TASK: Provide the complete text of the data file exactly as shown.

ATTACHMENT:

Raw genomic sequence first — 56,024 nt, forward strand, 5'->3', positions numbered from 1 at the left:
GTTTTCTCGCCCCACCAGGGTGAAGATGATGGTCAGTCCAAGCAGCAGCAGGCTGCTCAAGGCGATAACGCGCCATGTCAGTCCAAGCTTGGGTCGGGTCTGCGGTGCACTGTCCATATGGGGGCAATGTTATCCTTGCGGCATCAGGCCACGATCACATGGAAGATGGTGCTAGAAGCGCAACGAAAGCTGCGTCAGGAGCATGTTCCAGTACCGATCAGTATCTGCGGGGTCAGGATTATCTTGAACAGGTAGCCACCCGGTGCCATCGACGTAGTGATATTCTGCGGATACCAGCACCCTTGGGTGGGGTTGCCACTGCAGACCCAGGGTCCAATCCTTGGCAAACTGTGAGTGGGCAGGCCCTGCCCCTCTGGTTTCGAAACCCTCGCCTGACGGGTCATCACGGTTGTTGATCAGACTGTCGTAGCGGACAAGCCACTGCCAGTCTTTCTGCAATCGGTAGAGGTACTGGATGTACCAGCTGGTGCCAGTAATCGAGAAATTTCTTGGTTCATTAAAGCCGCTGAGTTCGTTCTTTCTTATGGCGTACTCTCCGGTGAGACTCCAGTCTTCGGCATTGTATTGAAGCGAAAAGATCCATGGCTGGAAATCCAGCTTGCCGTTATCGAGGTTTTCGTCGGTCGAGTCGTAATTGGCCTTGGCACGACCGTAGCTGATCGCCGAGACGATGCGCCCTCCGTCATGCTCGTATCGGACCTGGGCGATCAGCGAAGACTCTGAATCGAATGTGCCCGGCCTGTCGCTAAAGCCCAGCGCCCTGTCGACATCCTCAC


Raw genomic sequence first — 56,024 nt, forward strand, 5'->3', positions numbered from 1 at the left:
GTTTTCTCGCCCCACCAGGGTGAAGATGATGGTCAGTCCAAGCAGCAGCAGGCTGCTCAAGGCGATAACGCGCCATGTCAGTCCAAGCTTGGGTCGGGTCTGCGGTGCACTGTCCATATGGGGGCAATGTTATCCTTGCGGCATCAGGCCACGATCACATGGAAGATGGTGCTAGAAGCGCAACGAAAGCTGCGTCAGGAGCATGTTCCAGTACCGATCAGTATCTGCGGGGTCAGGATTATCTTGAACAGGTAGCCACCCGGTGCCATCGACGTAGTGATATTCTGCGGATACCAGCACCCTTGGGTGGGGTTGCCACTGCAGACCCAGGGTCCAATCCTTGGCAAACTGTGAGTGGGCAGGCCCTGCCCCTCTGGTTTCGAAACCCTCGCCTGACGGGTCATCACGGTTGTTGATCAGACTGTCGTAGCGGACAAGCCACTGCCAGTCTTTCTGCAATCGGTAGAGGTACTGGATGTACCAGCTGGTGCCAGTAATCGAGAAATTTCTTGGTTCATTAAAGCCGCTGAGTTCGTTCTTTCTTATGGCGTACTCTCCGGTGAGACTCCAGTCTTCGGCATTGTATTGAAGCGAAAAGATCCATGGCTGGAAATCCAGCTTGCCGTTATCGAGGTTTTCGTCGGTCGAGTCGTAATTGGCCTTGGCACGACCGTAGCTGATCGCCGAGACGATGCGCCCTCCGTCATGCTCGTATCGGACCTGGGCGATCAGCGAAGACTCTGAATCGAATGTGCCCGGCCTGTCGCTAAAGCCCAGCGCCCTGTCGACATCCTCAC